Wynne’s promises are all suspect
Here is Premier Kathleen Wynne’s notso-secret strategy for winning the June, 2018, Ontario election.
She will portray Progressive Conservative Leader Patrick Brown as a right-wing dinosaur and steal NDP Leader Andrea Horwath’s political promises, while declaring she alone can stop the threat a PC government would pose to Ontario.
Because that’s what she did the last time (with a different PC leader) and it worked.
Liberals always run from the left and then suffer from political amnesia, post-election.
In the 2014 vote, in order to outflank Horwath on the left, Wynne accused the NDP of running on a “Rob Ford-like list of populist, disconnected ideas as their platform.”
At the time, Horwath’s election promises included such “populist” and “disconnected” ideas as removing the 8% provincial portion of the HST from hydro bills.
If that sounds familiar, it should, because Wynne did it after the election.
But Wynne didn’t just steal Horwath’s promises post-election.
She adopted them before the election, promising to implement the NDP’s demand for a 15% cut to auto insurance rates by August, 2015, in return for the NDP approving her 2013 budget.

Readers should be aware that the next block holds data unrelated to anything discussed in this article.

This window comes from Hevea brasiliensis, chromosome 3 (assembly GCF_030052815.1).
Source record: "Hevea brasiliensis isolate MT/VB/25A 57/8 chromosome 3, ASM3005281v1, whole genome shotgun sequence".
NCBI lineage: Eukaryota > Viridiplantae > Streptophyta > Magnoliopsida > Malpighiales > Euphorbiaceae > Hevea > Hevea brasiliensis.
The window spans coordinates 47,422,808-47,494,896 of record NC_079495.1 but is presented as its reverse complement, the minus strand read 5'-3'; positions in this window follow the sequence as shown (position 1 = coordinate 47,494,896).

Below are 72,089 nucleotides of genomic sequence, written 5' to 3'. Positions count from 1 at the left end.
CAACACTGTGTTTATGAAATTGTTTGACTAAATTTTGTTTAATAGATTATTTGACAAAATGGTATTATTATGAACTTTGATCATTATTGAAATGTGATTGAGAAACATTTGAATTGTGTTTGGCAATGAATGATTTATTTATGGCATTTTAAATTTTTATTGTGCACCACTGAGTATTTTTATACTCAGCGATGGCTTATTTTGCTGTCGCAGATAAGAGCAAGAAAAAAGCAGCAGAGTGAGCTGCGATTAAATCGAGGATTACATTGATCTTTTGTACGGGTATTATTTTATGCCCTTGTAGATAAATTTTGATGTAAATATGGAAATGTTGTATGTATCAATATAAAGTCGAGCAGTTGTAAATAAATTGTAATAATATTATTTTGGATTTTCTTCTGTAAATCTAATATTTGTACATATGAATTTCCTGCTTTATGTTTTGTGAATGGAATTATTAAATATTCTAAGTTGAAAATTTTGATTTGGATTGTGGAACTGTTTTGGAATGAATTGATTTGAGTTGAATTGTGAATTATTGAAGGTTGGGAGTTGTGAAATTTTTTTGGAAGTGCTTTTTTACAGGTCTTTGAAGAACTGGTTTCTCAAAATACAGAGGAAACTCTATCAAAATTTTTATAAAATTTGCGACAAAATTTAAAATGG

Post-election, after Wynne failed to even come close to achieving this promised cut, she dismissed her broken pledge as a “stretch goal” she always knew would be difficult to achieve.
If you think we’re suggesting you can’t trust what the Liberals say or promise during an election, that’s exactly what we’re suggesting.
Based on the 2014 election, any promise they fail to keep may simply be dismissed by Wynne after the fact as a “stretch goal”.
Heck, we’re saying you can’t even trust the Ontario Liberals when they put their promises in writing.
Wynne’s predecessor, Dalton McGuinty, did that in the 2003 election which brought the Liberals to power, when he signed a taxpayer protection pledge during the election not to raise taxes or implement any new ones.
Post-election, he brought in one of the largest single tax hikes in Ontario history.
There’s an old saying, “fool me once, shame on you. Fool me twice, shame on me.”
Lest Ontarians be played for fools in the 2018 election, again, we suggest taking anything the Liberals say with a huge grain of salt.